Get Down to Basics: Sealing & Insulating Your Heating System Ducts

[fa icon="calendar"] January 07, 2015 / by Home Services Expert

easy math problemIf you've had a heating system service company perform an annual maintenance check on your furnace, if you've found and fixed air leaks around your doors and windows, and if you're vigilant about maintaining your furnace filter, you may feel like you're fighting a losing battle if the air in your home still doesn't feel as warm or comfortable as it should.

The likely culprit? Your ducts, which distribute warm air to the rooms in your home via the furnace. 

The U.S. Department of Energy estimates that in many American homes, as much as 20 percent of that warm air never arrives at its destination; it seeps right out through cracks, holes and poor connections. If it's difficult for you to imagine this degree of energy loss, imagine propping open your front door on a cold day while your furnace is working hard to keep it warm indoors. You would remove that obstruction in a hurry.

Improve Your Comfort

In the same way, you can preserve the energy you're paying for and improve your indoor air comfort by sealing and insulating the ducts in your attic, basement, crawlspace and garage. You also stand to reduce the risk of backdrafting, which can occur when gas from your furnace is drawn back into your home rather than funneled outdoors. Sealing the leaks in the ducts can significantly reduce this risk.

At this point, you might be asking yourself a logical question: Is duct sealing and insulating a DIY project I can handle myself or should I call a heating system service company for assistance?

There are a few questions you can ask yourself to help guide yourself to the answer. In fact, these questions apply to any DIY job – from electrical repairs to working on your heating system:

  • Do I enjoy DIY projects?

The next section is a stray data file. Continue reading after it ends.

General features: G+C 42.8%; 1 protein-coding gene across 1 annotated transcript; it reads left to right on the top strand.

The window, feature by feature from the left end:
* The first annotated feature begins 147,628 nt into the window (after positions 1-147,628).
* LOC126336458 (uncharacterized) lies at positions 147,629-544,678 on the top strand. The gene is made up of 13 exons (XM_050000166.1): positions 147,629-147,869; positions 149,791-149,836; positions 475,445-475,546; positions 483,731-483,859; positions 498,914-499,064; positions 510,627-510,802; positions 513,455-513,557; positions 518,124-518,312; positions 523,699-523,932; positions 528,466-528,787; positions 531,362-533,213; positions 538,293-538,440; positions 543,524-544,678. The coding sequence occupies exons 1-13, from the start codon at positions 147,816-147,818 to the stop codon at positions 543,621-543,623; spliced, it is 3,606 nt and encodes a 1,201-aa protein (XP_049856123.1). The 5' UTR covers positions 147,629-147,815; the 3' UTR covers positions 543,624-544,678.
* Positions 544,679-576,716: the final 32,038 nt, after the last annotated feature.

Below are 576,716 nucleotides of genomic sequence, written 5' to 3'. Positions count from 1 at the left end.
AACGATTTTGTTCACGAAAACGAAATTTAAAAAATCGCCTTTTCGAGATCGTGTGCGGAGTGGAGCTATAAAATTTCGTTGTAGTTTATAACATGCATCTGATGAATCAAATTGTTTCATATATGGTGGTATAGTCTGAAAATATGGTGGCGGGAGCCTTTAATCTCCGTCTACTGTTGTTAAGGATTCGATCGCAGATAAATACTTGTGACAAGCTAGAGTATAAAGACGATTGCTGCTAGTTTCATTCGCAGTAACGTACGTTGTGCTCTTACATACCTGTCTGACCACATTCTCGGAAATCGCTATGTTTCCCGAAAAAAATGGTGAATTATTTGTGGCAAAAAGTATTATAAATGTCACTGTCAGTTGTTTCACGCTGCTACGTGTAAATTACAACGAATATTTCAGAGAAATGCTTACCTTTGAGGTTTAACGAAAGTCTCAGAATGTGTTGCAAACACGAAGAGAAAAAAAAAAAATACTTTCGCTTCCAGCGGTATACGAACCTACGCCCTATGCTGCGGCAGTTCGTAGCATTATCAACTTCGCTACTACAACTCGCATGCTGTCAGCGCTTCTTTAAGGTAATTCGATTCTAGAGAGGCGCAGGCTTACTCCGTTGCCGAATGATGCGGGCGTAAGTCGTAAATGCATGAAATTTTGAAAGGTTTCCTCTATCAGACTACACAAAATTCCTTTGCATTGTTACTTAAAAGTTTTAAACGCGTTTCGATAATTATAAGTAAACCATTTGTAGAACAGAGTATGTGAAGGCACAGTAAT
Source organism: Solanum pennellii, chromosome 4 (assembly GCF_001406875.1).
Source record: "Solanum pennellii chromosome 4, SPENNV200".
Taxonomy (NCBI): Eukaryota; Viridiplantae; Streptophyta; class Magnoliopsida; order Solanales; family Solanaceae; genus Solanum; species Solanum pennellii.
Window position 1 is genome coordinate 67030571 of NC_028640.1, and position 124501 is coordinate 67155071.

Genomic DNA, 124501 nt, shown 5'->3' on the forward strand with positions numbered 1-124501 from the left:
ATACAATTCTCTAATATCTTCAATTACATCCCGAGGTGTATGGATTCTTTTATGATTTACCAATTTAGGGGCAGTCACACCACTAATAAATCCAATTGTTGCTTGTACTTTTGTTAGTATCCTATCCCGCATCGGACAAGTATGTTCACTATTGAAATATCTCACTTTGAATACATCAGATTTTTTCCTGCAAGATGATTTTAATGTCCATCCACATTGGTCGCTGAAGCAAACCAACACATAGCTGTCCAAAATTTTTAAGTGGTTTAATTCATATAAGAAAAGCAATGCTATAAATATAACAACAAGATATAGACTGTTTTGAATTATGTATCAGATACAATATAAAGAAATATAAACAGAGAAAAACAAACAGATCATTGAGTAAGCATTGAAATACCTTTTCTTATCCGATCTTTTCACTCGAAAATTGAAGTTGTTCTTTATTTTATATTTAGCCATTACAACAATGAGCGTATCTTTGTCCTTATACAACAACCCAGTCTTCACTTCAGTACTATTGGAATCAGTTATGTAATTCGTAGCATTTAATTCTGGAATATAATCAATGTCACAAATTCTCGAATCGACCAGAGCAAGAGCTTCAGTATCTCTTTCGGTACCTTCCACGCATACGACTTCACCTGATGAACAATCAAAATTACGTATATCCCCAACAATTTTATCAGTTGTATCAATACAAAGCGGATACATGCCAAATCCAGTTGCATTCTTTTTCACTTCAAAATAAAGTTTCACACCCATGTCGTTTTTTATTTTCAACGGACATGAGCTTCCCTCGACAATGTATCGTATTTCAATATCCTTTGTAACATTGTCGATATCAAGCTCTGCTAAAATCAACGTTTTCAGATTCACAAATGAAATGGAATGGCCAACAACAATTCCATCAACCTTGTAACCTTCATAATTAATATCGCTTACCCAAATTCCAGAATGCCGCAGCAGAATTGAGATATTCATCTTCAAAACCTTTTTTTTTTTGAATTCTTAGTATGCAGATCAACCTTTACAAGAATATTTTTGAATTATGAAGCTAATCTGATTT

• Do I possess the necessary information and skills required to seal and insulate my ducts?
  • Do I have the proper supplies? If not, do I know where to purchase them?
  • Do I know how to address an unexpected problem?

Even if you've answered “yes” to all of these questions, you might wish to approach duct sealing and insulating as a joint effort between you and a trustworthy heating system service company.

Identify the Trouble Spots

You can get started – and shore up your confidence level – by identifying the trouble spots in your ducts. It stands to reason that the older your home, the more disrepair you're likely to find. Deterioration is normal, so don't be surprised. Remember that all duct damage can be repaired. So grab a flashlight and look closely for:

  • Ducts that are disconnected, either partially or completely.
  • Ducts that have crumpled or collapsed.
  • Ducts that are dented or exhibit kinks.
  • Tape on the ducts that is loose, dangling or withering.

At this point, you might be surprised to learn that duct tape should not be used to seal ducts. Call it a misnomer, but duct tape:

  • Does not properly seal duct joints.
  • Suffers from a short lifespan.
  • Responds poorly to temperature changes.

Duct tape might have saved the Apollo 13 crew – they used it to make an emergency repair to return to earth – but metal tape or mastic sealant should be used to seal ducts; R-6 duct insulation should be used to insulate them.

A heating system service company like Experts In Your Home can step in and secure metal ducts with sheet metal screws and secure flexible duct connections with metal or plastic bands. Contact us today and together, we'll fight and win the battle against the leaky ducts in your home.

Have you had your heating system serviced lately? Download the free check list below to use in any season!

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